1) if your school had a talk for parents on internet safety, how many parents turned up? There is usually a low turnout for these kinds of things as parents are either too busy or not bothere.
2) some parents just don't care. It's like those parents who let their primary kids watch 18 rated movies or play 18 rated games. They honestly don't care so long as the kids aren't bothering them.

FWIW a lot of schools DO run internet safety classes for parents and Vodafone give out a very comprehensive booklet to a lot of secondary schools about internet safety which is tailored to every age. But it's still not enough.

The more research that is done, the more worrying the results of children seeing porn from a younger age, of young boys being addicted to porn, of girls being sexually bullied, of girls feeling under pressure to conform to sexual expectations. Dozens of studies by Newsbeat and others have concluded that pornography IS changing the way young people view sex and relationships. This will only get worse as more and more children have free and unrestricted access to the internet.

On TV there is a watershed (which isn't adhered to much anymore), on movies there is a rating, same with songs and computer games but seemingly porn can flaunt all these restrictions. They tag images with innocous search terms. They show free videos. They pay for advertising on social networks. They are everywhere and seemingly no-one can do anything to stop the invasion of porn on our computers.

Parental filters in any case do not work on mobile devices so whilst you are able to lock SafeSearch on your pc, you can't access it on a mobile device. And for those parents who let their children have Facebook accounts, have you any idea of the content of some of the photos and videos that are shared on Facebook? Some are really quite horrific and very very adult in nature.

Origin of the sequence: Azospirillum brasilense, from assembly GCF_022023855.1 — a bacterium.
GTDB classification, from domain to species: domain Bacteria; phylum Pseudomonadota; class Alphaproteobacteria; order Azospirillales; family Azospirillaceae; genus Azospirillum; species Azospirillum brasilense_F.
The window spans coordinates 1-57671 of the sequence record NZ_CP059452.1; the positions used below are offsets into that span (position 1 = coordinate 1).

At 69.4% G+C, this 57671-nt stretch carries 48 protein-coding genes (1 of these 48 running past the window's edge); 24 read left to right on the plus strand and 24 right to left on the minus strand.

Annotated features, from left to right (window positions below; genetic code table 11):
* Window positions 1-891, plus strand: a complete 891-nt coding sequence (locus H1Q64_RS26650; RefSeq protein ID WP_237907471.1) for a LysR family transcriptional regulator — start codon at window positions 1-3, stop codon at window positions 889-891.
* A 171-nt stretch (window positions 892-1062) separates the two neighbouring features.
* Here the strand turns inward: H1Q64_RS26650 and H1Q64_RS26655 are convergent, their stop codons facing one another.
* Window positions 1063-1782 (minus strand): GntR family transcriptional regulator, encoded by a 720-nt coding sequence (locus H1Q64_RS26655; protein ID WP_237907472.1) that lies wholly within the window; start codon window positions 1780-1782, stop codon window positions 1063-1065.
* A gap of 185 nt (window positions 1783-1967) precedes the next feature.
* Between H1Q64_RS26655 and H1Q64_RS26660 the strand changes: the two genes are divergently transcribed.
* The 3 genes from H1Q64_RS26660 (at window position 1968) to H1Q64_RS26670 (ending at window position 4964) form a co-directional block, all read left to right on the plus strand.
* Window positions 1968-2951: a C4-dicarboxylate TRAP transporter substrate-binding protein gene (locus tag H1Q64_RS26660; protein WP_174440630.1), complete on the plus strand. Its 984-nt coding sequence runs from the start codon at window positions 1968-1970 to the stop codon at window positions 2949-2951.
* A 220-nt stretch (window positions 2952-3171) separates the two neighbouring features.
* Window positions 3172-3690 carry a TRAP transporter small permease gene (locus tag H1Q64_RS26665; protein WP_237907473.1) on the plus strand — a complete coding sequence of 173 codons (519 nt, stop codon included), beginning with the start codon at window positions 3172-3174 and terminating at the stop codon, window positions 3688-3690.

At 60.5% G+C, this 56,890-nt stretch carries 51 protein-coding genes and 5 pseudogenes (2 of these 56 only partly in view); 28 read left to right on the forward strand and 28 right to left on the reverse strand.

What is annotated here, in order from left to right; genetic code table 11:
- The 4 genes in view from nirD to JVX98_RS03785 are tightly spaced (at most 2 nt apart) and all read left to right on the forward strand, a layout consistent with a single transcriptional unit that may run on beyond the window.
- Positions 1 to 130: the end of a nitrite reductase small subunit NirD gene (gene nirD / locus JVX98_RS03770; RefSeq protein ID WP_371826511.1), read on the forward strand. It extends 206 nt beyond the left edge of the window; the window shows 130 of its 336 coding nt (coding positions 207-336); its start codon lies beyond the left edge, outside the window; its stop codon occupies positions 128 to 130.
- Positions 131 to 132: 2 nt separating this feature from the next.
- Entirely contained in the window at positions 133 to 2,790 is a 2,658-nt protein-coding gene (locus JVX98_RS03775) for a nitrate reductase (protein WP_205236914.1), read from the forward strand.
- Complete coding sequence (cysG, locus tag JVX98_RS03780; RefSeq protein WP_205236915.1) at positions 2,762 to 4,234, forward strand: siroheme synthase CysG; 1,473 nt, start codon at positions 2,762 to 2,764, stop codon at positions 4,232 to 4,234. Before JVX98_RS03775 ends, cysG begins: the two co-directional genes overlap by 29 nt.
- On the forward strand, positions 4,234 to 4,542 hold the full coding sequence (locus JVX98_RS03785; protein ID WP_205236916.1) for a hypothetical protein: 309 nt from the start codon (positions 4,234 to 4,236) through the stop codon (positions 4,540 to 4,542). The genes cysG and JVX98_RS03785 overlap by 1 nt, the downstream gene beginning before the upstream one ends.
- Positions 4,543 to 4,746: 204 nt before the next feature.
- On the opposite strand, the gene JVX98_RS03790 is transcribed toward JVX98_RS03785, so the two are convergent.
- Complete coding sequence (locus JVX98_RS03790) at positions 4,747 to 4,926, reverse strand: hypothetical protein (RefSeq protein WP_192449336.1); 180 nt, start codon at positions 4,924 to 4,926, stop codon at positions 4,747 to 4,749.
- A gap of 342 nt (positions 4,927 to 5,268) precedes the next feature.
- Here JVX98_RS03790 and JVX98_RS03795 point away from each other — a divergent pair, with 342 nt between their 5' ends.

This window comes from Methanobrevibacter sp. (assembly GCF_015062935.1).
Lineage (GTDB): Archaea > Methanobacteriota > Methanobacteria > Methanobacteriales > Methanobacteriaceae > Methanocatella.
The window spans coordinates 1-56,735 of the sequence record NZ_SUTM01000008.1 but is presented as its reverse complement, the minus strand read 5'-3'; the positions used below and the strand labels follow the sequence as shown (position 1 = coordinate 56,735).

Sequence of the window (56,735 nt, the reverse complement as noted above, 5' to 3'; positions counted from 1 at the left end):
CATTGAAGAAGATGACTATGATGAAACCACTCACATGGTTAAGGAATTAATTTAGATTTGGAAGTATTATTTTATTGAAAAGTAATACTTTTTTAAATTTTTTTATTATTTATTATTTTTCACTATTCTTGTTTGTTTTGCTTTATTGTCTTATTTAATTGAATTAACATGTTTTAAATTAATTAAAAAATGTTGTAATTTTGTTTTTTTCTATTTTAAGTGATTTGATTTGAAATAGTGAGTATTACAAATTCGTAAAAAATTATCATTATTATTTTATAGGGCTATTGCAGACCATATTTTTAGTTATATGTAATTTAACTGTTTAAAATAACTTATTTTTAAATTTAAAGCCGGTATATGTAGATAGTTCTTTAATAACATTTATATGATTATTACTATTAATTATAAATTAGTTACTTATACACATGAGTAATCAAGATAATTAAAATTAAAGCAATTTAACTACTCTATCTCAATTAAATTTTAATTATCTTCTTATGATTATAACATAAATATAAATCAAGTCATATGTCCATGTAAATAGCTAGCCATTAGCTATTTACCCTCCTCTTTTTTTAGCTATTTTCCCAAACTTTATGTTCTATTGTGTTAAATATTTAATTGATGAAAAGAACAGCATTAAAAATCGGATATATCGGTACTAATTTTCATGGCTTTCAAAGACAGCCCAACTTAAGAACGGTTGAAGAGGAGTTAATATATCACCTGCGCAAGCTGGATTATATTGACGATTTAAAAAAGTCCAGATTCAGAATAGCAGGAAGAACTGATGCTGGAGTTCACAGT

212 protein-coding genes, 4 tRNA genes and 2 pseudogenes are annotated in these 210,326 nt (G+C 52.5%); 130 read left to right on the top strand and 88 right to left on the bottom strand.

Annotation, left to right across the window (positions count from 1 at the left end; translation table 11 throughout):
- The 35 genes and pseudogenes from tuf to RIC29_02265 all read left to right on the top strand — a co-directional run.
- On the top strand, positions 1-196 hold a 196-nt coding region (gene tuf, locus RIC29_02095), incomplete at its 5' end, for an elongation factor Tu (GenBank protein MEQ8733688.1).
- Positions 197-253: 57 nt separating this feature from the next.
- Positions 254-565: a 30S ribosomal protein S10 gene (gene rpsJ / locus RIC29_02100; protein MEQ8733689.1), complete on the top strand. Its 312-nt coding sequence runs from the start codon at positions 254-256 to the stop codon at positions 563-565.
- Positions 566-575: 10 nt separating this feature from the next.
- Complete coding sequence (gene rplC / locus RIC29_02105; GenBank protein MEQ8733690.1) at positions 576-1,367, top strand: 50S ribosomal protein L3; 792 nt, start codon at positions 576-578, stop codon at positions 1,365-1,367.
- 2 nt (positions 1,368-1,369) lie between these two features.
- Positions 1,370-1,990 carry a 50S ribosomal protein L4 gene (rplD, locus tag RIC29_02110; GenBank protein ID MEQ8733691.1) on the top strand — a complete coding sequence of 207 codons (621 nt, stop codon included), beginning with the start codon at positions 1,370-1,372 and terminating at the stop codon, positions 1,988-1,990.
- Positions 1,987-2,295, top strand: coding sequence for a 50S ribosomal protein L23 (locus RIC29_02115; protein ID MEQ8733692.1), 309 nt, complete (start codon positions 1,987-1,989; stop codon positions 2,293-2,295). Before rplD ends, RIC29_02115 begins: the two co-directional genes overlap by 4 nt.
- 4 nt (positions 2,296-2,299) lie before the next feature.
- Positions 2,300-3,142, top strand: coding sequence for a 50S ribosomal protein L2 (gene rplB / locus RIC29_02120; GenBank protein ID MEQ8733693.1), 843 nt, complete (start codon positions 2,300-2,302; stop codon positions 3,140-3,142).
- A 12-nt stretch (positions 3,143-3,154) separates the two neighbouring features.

I wholly agree with educating children about internet safety as this is basically what this is. The media might focus on the porn aspect but that's just part of it. If teachers want to keep our children safe from exploitation and teach them what to do if they come across anything inappropriate then why are we so against it?

This is not an issue we can afford to bury our heads in the sand and pretend that it's Someone Else's Problem. It's a huge problem on a huge scale and those surveys are just the tip of the iceberg because younger children are now online and the internet is fast becoming a large part of their lives, perhaps too fast but that's the way it is. The problem won't go away if we ignore it and we can't keep passing the buck by saying that it's the job of parents to teach their kids. It's our job to keep ALL children safe because ultimately these are the friends of our children, these are the ones who will share things with our children, who will influence our children, who may one day date our children and then it becomes very much YOUR problem.

Why wait until that day comes round?

badinage Tue 21-May-13 11:30:46

Dead right Rhubarb.

I can't stand this 'I'm alright Jack' mentality about other children who aren't lucky enough to have decent parents. Yes, there's some self-interest because especially at secondary school, kids make friends with who they damned well want and not just the kids from naice families with internet controls, but we're a society aren't we?